Zabbix: Trigger Dependency

I’ve been talking a lot about Zabbix lately (mostly because it’s a lot of what is on my plate at work)  and I keep finding little gotcha points that I understand but are very frustrating.  Last week (and into this week) I’ve been setting up trigger dependency.  Here’s an example, just as a hypothetical situation.

You have an end device, like an Access Point or Security Camera (we’ll call it E, for Endpoint).  This device E is sitting behind a switch in an IDF (we’ll call it IS, for IDF Switch).  This switch is sitting behind another switch in an MDF (we’ll call it MS, for MDF Switch).  This switch is behind your Core Switch (we’ll call it CS).  So your layout is:

CS -> MS -> IS -> E.

Any one of the “->” in this layout is a point where the chain can break. If MS goes dark for any reason, then IS and E both go down (by definition) since CS cannot communicate with either of them.  E is therefore dependent on IS which is dependent on MS which is dependent on CS. In Zabbix, we can setup a similar dependency chain.  This is important because if you don’t setup the dependency chain you’ll get an email about all the devices behind a switch going down.  Continuing our example about MS going down, you’d get an alert about MS, IS, and E all being down.  If you have a lot of monitored end points (like I do) then you’ll get a LOT of email.  I mean, a lot.  We lost power in the district over the weekend.  It was well over 100 emails.  Not very helpful.

So we setup a dependency chain.  The endpoint devices (Access Points, Security Cameras, ESXi Hosts, Servers, etc) all depend on MDF or IDF switches.  The IDF switch stacks depend on the MDF switch stack.  The MDF switch stack in the building depends on the Core switch stack at the Tech office.  If the MDF switch stack goes down, we get an alert about the MDF switch stack and that’s it.  None of the IDF or endpoint devices.  It’s working well so far.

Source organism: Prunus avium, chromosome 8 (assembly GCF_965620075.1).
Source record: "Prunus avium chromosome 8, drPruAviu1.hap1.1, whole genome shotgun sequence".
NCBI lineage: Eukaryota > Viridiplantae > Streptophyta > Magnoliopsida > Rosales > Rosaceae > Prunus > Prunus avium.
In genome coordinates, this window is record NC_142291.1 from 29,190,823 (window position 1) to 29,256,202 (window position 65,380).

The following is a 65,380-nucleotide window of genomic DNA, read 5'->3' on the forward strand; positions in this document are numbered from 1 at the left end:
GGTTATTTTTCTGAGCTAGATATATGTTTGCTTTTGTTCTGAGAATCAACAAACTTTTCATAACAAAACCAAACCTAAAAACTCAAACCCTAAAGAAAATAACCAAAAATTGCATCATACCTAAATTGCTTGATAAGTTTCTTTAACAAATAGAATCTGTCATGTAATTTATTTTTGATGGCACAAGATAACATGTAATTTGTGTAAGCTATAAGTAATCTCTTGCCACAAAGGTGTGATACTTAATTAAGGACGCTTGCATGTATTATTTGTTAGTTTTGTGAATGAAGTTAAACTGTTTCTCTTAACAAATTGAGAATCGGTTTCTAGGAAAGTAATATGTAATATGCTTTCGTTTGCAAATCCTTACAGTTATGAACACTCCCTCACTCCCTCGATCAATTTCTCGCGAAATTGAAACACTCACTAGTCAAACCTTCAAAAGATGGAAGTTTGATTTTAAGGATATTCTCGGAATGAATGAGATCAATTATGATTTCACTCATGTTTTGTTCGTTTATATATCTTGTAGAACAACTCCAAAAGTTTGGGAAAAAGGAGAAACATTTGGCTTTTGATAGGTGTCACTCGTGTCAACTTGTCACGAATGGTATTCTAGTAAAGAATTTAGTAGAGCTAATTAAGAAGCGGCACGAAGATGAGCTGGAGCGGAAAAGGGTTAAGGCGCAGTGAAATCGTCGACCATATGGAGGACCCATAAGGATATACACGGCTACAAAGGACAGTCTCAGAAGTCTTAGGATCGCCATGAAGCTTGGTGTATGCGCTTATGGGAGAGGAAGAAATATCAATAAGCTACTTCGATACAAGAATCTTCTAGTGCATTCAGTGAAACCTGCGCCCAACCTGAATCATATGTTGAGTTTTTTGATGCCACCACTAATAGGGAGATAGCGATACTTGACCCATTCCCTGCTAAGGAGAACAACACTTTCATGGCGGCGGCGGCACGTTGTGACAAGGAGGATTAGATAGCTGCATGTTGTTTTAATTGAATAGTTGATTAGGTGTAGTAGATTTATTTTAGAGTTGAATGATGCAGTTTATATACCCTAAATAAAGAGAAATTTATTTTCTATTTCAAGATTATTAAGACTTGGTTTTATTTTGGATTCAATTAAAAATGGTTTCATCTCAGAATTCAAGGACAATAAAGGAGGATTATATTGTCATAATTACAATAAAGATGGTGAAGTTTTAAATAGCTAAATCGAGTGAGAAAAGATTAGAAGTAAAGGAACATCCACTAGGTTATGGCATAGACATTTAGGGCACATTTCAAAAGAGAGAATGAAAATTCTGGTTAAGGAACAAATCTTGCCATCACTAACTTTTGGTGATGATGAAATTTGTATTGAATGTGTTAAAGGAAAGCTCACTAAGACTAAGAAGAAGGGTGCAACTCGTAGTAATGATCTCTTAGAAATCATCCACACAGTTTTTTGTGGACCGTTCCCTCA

Now that we’ve set the background let’s talk about this post about Zabbix.  Zabbix sucks at setting trigger dependency en masse.  And by suck at it, I mean, they don’t do it.  At all.  Which is surprising!  You can set templates up and apply templates in bulk.  You can make a bunch of changes to individual hosts without difficulty (bulk edit tool).  Just not triggers.  It was very frustrating.  I have 500+ devices in Zabbix.  It takes a lot of clicks per device to set the dependency.  So, we did it the manual way: via SQL commands. 😀

  1. (Optional) Install and Configure PHPMyAdmin for your Zabbix box.  We’ll uninstall it when we’re done.  It makes exploring and looking through the database just a bunch more simple.  You can always do it via the MySQL command line, but honestly why when you can make your life SO much easier.  The steps to do this are well documented across the internet but if you’re feeling lazy then here’s a link that includes steps for setting up access restrictions which I highly recommend if your site is internet-facing.
  2. Collect the info you need.
    1. What is the name of the trigger you want to depend on some other trigger?  We’ll call that host trigger, HT.
    2. What is the name of the trigger you want HT to depend on? We’ll call that PT (parent trigger).